Thursday, March 15, 2012

Book Review: Your Labor of Love by Agnes M. Penny

As soon as I knew I was pregnant, I started looking for a book specifically for expectant Catholics, however,  it was late in my pregnancy that I discovered that one did in fact exist, Your Labor of Love: A Spiritual Companion For Expectant Mothers.  I had high expectations for this book both because it came highly recommended to me and because I found a great personal need for spiritual guidance during my pregnancy.  My pregnancy, while a joyous experience, ha lacked the spiritual depth that I expected to gain while intimately participating the creation of new life. 

Due to my high expectations, I found some of the first several chapters disappointing because they lacked the profound spiritual insight that I was seeking.  Many of the earlier chapters with names such as “Your Changing Body”, “Bodily Discomforts”, and “Mood Swings” seek to provide spiritual solutions for common pregnancy complaints, however, I found the author’s suggestions to be simplistic or unspecific.  For example, for several chapters in a row it seemed that she was simply repeating advice to pray for strength to endure pain and discomfort.  I would have preferred a less generalized approach, with spiritual reflections and exercises directed toward each specific pregnancy situation.

However, after these initial chapters, Penny’s writing acquires the level of spiritual depth I was hoping for and provides truly insightful and uplifting reflections on pregnancy as part of the vocation of marriage and motherhood.  She reminds expectant mothers that their pregnancy, and all the discomforts that accompany it, is an act of love done in service for both their child and God.  She includes some practical spiritual tips, that while seemingly simple, have already made a great difference in my personal understanding of my pregnancy and how it can be used to better glorify God.  One of my favorite pieces of wisdom in this book is the comparison of waking often during the night to use the restroom (or later on to feed a newborn) to those in religious orders who regularly wake during the night for worship.  Giving these small inconveniences a greater purpose by using them to utter a few words of praise to the Lord makes them much easier to bear.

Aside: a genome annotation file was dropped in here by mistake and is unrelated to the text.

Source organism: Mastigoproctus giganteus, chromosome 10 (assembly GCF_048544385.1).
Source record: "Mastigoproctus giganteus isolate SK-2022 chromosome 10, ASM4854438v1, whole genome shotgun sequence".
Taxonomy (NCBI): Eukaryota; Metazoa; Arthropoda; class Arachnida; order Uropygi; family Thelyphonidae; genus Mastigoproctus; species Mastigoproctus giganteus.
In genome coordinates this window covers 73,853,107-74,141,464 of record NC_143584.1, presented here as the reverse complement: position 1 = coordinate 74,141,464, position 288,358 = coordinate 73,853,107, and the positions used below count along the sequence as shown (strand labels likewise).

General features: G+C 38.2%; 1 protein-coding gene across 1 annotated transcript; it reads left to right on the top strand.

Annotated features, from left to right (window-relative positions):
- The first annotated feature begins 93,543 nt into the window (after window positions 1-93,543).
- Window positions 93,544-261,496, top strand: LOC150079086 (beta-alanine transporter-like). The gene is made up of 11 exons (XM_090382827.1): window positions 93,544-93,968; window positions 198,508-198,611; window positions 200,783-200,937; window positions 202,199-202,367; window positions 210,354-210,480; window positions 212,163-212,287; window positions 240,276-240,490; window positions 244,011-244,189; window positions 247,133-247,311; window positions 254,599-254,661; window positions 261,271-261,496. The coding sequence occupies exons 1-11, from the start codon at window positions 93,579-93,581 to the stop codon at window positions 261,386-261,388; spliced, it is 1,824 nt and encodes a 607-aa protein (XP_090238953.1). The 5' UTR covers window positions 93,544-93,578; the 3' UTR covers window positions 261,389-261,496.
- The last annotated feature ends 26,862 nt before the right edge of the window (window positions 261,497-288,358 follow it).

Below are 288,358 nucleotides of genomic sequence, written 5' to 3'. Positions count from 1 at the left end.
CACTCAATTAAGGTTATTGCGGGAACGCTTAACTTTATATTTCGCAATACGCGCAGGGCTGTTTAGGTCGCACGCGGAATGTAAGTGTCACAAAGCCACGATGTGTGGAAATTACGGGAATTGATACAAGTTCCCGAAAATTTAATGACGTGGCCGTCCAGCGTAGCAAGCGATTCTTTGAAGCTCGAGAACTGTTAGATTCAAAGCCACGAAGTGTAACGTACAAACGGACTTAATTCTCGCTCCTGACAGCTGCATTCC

Penny further helps pregnant women understand their vocation by exploring the pregnancy and motherhood of the Blessed Mother.  She constantly reminds the reader of ways in which expectant mothers can learn from her example and lean on her as the “Mother of mothers” through the difficulties they may face.  Also included are some short examples of faithful motherhood provided by the Saints.  I was particularly drawn to her descriptions of Venerable Zelie Martin, the mother of Saint Therese of Lisieux.  I found these to be particularly valuable and only wish that the author had included more of these examples and elaborated upon them further.  However, they provide a good starting point for the reader to engage in her own research of faithful maternal role models. 

The book is rather short, at little over 100 pages, and is deliberately divided into 36 petite chapters on various topics in order to make it easy for women to pick up and read a chapter or two in spare time.  While I understand the purpose of this, the brevity of some of the chapters left me feeling as if some of the topics were underdeveloped and may also be why some of the earlier chapters lacked depth.  However, if my biggest complaint about the book is that it’s too short, that’s more like a compliment!  The only problem I found with the content is that the author’s clear preference that women stay at home with their children may alienate, upset, or shame women who plan to continue to work after the birth of their child.  While I myself planned to stay at home and understand the author’s reasoning for encouraging women to be stay-at-home-mothers, I thought the way she presents this issue is overly harsh toward working mothers.  This one small issue aside, I would encourage all Catholic women who are expecting to include this book on their pregnancy book list; preparing spiritually for pregnancy and motherhood is every bit as important as reading up on proper nutrition, childbirth, and breastfeeding.


  1. Adrienne Rose PearsonMarch 16, 2012 at 8:05 AM

    Thanks for the recommendation! Perfect timing- I've been looking for something like this as we prepare for our first baby's arrival in July!

  2. Adrienne, it took me forever to find a book like this, so glad you found this earlier on in your pregnancy.  There is also one called
    Prayerfully Expecting - A Nine-Month Novena for Mothers-To-Be that might be good too, but I haven't read it.


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